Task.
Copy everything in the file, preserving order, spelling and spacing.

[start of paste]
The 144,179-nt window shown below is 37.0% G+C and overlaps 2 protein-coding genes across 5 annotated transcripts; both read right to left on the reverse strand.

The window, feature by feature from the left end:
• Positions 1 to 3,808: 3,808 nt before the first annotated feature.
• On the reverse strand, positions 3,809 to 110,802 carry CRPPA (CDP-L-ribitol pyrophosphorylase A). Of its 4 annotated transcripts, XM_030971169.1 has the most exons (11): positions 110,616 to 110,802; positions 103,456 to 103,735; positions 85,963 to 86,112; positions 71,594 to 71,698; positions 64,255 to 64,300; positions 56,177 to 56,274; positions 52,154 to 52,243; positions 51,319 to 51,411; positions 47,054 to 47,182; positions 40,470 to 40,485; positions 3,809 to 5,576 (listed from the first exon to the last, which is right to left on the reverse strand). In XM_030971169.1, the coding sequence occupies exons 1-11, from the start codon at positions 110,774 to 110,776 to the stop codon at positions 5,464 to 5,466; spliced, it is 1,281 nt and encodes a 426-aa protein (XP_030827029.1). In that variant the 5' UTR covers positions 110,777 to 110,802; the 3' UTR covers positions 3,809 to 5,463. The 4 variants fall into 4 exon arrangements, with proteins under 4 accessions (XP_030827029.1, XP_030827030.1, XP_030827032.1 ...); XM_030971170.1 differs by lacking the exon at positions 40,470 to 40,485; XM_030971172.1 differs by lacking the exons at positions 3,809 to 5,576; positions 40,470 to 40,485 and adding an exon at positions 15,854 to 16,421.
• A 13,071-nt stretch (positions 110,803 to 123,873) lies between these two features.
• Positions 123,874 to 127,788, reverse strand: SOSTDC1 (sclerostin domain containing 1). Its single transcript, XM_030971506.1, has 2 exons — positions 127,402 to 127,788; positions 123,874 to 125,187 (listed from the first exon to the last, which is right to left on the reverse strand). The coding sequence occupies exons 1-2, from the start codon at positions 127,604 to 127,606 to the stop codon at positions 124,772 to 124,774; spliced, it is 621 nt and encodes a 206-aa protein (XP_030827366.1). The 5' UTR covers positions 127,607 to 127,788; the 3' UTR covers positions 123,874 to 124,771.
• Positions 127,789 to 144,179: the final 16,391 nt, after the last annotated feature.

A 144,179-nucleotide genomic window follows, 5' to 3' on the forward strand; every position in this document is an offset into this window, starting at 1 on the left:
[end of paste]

The 144,179-nt window shown below is 37.0% G+C and overlaps 2 protein-coding genes across 5 annotated transcripts; both read right to left on the reverse strand.

The window, feature by feature from the left end:
• Positions 1 to 3,808: 3,808 nt before the first annotated feature.
• On the reverse strand, positions 3,809 to 110,802 carry CRPPA (CDP-L-ribitol pyrophosphorylase A). Of its 4 annotated transcripts, XM_030971169.1 has the most exons (11): positions 110,616 to 110,802; positions 103,456 to 103,735; positions 85,963 to 86,112; positions 71,594 to 71,698; positions 64,255 to 64,300; positions 56,177 to 56,274; positions 52,154 to 52,243; positions 51,319 to 51,411; positions 47,054 to 47,182; positions 40,470 to 40,485; positions 3,809 to 5,576 (listed from the first exon to the last, which is right to left on the reverse strand). In XM_030971169.1, the coding sequence occupies exons 1-11, from the start codon at positions 110,774 to 110,776 to the stop codon at positions 5,464 to 5,466; spliced, it is 1,281 nt and encodes a 426-aa protein (XP_030827029.1). In that variant the 5' UTR covers positions 110,777 to 110,802; the 3' UTR covers positions 3,809 to 5,463. The 4 variants fall into 4 exon arrangements, with proteins under 4 accessions (XP_030827029.1, XP_030827030.1, XP_030827032.1 ...); XM_030971170.1 differs by lacking the exon at positions 40,470 to 40,485; XM_030971172.1 differs by lacking the exons at positions 3,809 to 5,576; positions 40,470 to 40,485 and adding an exon at positions 15,854 to 16,421.
• A 13,071-nt stretch (positions 110,803 to 123,873) lies between these two features.
• Positions 123,874 to 127,788, reverse strand: SOSTDC1 (sclerostin domain containing 1). Its single transcript, XM_030971506.1, has 2 exons — positions 127,402 to 127,788; positions 123,874 to 125,187 (listed from the first exon to the last, which is right to left on the reverse strand). The coding sequence occupies exons 1-2, from the start codon at positions 127,604 to 127,606 to the stop codon at positions 124,772 to 124,774; spliced, it is 621 nt and encodes a 206-aa protein (XP_030827366.1). The 5' UTR covers positions 127,607 to 127,788; the 3' UTR covers positions 123,874 to 124,771.
• Positions 127,789 to 144,179: the final 16,391 nt, after the last annotated feature.

A 144,179-nucleotide genomic window follows, 5' to 3' on the forward strand; every position in this document is an offset into this window, starting at 1 on the left: